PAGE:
Continuing the Small Business Recovery and Paycheck Protection Program Act would also simplify the forgiveness application and documentation requirements for smaller loans under $150,000. You would not need to provide documentation required by the CARES Act. It does not quite make loan forgiveness automatic. You must attest to a good-faith effort to comply with Paycheck Protection Program loan requirements, you have to retain relevant records for three years, and you may need to complete and submit demographic information.

Borrowers with loans between $150,000 and $2 million also do not need to submit the documentation but must but must complete the certification required by the CARES Act. To ensure against fraud, the SBA can still audit and review loans of any size. [For more details on loan forgiveness, see Section 104 in the section-by-section summary of the Senate bill.]

13. Do I need to rehire all of my employees to make the loan forgivable? Can I still fire, or give bonuses to, those that work for me?

You do not need to rehire all the employees you laid off, or restrict your firing or rewarding of employees, which is confirmed in SBA guidance.

14. Can a nonprofit or charity apply for the PPP? Would it be a forgivable loan? Are the rules different?

Yes, 501(c)(3) nonprofits are eligible, following the same rules.

15. How does the Economic Injury Disaster Loan (EIDL) Emergency Advance differ from the PPP?

PPP loan recipients are also eligible to participate in the recently reopened EIDL program, as long as the two loans are for different purposes (so you don’t use the EIDL for payroll). While you must apply for a PPP loan through an SBA-approved lender, you must apply for EIDL directly through the SBA. You will hear directly from the SBA via email. Landlords and nonprofits are eligible for EIDL. This is big, since landlords couldn’t apply for PPP. The “EDIL Advance Program” is closed.

Trump Considering Unilateral Action As Stalemate Over Coronavirus Relief Continues

Trump considering unilateral action as stalemate over coronavirus ...

Source: ABC News, by Katherine Faulders and Allison Pecorin

As Congress continues to flounder on a path forward for the next phase of coronavirus relief, President Donald Trump said Monday that he was considering executive action if Congress fails to act.

“They’re not interested in the people, they’re not interested in unemployment. They’re not interested in evictions — which is a big deal. The evictions — they want to evict a lot of people,” Trump said. “They’re going to be evicted. But I’m going to stop it, because I’ll do it myself if I have to. I have a lot of powers with respect to executive orders and we are looking at that very seriously right now.”

It is not clear at this time what sort of unilateral steps the administration is considering taking without the input of Congress, though throughout negotiations on Capitol Hill, members of the administration have consistently stated that the president is keenly focused on unemployment benefits and protections for homeowners and renters.

“Unilateral action is certainly an option if the Democrats continue to find a plethora of ways to say no to reasonable options,” a senior administration official told ABC News.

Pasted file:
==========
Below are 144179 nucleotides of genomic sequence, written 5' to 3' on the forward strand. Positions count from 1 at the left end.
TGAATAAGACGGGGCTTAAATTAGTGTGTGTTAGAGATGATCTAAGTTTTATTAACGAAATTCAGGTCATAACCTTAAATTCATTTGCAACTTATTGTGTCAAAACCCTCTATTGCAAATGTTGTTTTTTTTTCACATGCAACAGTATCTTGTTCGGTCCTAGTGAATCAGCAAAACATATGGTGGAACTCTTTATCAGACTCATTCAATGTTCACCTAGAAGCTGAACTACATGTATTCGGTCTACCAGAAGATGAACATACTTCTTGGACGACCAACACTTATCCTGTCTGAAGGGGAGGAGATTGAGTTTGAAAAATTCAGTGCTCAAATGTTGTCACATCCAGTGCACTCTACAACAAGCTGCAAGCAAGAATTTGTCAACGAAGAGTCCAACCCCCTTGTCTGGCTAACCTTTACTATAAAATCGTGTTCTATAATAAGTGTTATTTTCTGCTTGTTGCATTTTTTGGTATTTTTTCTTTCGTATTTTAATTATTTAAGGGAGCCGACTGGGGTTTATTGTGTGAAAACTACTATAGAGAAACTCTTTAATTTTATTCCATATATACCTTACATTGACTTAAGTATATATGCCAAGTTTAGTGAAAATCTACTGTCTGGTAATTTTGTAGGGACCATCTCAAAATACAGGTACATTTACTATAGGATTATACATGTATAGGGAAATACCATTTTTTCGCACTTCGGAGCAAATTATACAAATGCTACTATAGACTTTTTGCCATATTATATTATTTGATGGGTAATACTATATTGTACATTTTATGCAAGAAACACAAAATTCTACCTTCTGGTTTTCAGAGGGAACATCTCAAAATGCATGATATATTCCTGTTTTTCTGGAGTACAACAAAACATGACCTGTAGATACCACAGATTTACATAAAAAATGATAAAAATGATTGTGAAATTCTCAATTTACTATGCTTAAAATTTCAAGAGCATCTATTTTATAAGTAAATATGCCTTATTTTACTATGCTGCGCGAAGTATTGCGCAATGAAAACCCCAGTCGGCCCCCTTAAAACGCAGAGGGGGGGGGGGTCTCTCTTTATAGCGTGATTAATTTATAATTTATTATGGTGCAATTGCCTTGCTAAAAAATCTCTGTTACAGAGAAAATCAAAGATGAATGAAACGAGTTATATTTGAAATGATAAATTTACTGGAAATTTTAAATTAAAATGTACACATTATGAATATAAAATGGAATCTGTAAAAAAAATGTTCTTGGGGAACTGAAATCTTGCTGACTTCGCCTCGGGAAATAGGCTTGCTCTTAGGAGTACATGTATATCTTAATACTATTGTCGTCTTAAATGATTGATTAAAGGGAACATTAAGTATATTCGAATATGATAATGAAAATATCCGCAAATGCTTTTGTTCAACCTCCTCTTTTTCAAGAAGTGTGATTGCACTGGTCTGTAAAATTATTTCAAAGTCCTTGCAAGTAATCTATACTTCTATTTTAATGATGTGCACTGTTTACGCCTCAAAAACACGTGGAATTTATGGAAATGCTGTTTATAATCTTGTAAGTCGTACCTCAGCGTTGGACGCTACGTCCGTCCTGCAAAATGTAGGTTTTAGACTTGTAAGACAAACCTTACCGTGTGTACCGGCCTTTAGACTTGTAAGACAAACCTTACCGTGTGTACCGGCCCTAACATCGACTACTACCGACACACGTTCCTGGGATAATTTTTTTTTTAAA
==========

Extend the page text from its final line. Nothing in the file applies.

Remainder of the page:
Treasury Secretary Steve Mnuchin and the president’s Chief of Staff, Mark Meadows, did not respond to questions from reporters on Capitol Hill on Monday about any possible executive action by Trump.

Congress has been locked in a stalemate for weeks over how to move forward with a COVID-19 relief bill as several benefits and protections granted in the previous relief bill have expired.

Perhaps the most contentious negotiations have surrounded the $600-a-week expanded unemployment benefits passed in the last stage of coronavirus relief.

Democrats have argued that this benefit, which has since lapsed, was an essential lifeline for struggling Americans.

But Republicans have said that the benefit was paying some workers more than their previous earned income, and in turn was a disincentive to return to work. On Thursday, Republicans attempted to pass a reduced expansion of the unemployment program which would have paid unemployed Americans a $200 weekly bonus through the end of the year.

“We are creating a very perverse incentive for people to remain unemployed when our economy is calling for more workers,” said Sen. Ron Johnson, R-Wis., who proposed the extension.

But the move was blocked by Democratic Leader Chuck Schumer, who said the measure was a political stunt by Republicans.

“Even if we were to pass this measure the states say people would not get their unemployment for weeks and months all because of the disunity dysfunction of this Republican caucus,” Schumer said.

Democrats also blocked an attempt by Republicans to expand the $600 weekly unemployment benefit for a single week on Thursday.

While the Senate continues to squabble, negotiations between the administration and Democratic leadership are continued on Capitol Hill Monday.

Mnuchin and the Meadows met with Schumer and House Speaker Nancy Pelosi to discuss the bill again after over a week of tense negotiations.

Pelosi described Monday’s meeting as “productive” and “moving down the track” but said that there are still differences as the parties work to “understand what the needs are.”

Schumer said that they spent time during Monday’s negotiations going through the respective proposals by Democrats and Republicans.

“By going through the specific numbers and what each side thinks they can do with their dollar allocation, it really helps us understand that and move together in a better direction,” Schumer said.